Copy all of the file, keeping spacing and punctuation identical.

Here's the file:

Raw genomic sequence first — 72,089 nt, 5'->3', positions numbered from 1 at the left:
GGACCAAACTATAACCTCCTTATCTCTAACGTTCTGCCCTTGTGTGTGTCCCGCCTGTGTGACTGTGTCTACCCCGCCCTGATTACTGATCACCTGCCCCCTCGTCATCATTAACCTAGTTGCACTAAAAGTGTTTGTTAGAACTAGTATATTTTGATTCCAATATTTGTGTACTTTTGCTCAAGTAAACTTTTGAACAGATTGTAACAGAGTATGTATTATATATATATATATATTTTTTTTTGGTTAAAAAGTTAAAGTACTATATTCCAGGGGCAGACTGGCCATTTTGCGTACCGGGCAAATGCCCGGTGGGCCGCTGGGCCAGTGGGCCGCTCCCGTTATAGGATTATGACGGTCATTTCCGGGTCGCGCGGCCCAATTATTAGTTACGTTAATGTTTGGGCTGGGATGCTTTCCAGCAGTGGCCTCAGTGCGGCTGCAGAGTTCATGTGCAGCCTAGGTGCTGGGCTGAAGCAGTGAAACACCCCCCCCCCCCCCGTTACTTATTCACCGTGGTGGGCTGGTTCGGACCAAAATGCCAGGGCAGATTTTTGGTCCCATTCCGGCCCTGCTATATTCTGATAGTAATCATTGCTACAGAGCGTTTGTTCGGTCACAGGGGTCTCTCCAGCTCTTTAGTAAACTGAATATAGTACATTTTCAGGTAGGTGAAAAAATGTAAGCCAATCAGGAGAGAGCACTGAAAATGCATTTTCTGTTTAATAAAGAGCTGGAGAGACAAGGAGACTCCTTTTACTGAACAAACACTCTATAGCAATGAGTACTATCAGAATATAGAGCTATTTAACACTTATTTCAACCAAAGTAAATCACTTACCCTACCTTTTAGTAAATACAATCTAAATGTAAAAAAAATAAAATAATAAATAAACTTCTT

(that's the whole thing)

Raw genomic sequence first — 72,089 nt, 5'->3', positions numbered from 1 at the left:
GGACCAAACTATAACCTCCTTATCTCTAACGTTCTGCCCTTGTGTGTGTCCCGCCTGTGTGACTGTGTCTACCCCGCCCTGATTACTGATCACCTGCCCCCTCGTCATCATTAACCTAGTTGCACTAAAAGTGTTTGTTAGAACTAGTATATTTTGATTCCAATATTTGTGTACTTTTGCTCAAGTAAACTTTTGAACAGATTGTAACAGAGTATGTATTATATATATATATATATTTTTTTTTGGTTAAAAAGTTAAAGTACTATATTCCAGGGGCAGACTGGCCATTTTGCGTACCGGGCAAATGCCCGGTGGGCCGCTGGGCCAGTGGGCCGCTCCCGTTATAGGATTATGACGGTCATTTCCGGGTCGCGCGGCCCAATTATTAGTTACGTTAATGTTTGGGCTGGGATGCTTTCCAGCAGTGGCCTCAGTGCGGCTGCAGAGTTCATGTGCAGCCTAGGTGCTGGGCTGAAGCAGTGAAACACCCCCCCCCCCCCCGTTACTTATTCACCGTGGTGGGCTGGTTCGGACCAAAATGCCAGGGCAGATTTTTGGTCCCATTCCGGCCCTGCTATATTCTGATAGTAATCATTGCTACAGAGCGTTTGTTCGGTCACAGGGGTCTCTCCAGCTCTTTAGTAAACTGAATATAGTACATTTTCAGGTAGGTGAAAAAATGTAAGCCAATCAGGAGAGAGCACTGAAAATGCATTTTCTGTTTAATAAAGAGCTGGAGAGACAAGGAGACTCCTTTTACTGAACAAACACTCTATAGCAATGAGTACTATCAGAATATAGAGCTATTTAACACTTATTTCAACCAAAGTAAATCACTTACCCTACCTTTTAGTAAATACAATCTAAATGTAAAAAAAATAAAATAATAAATAAACTTCTT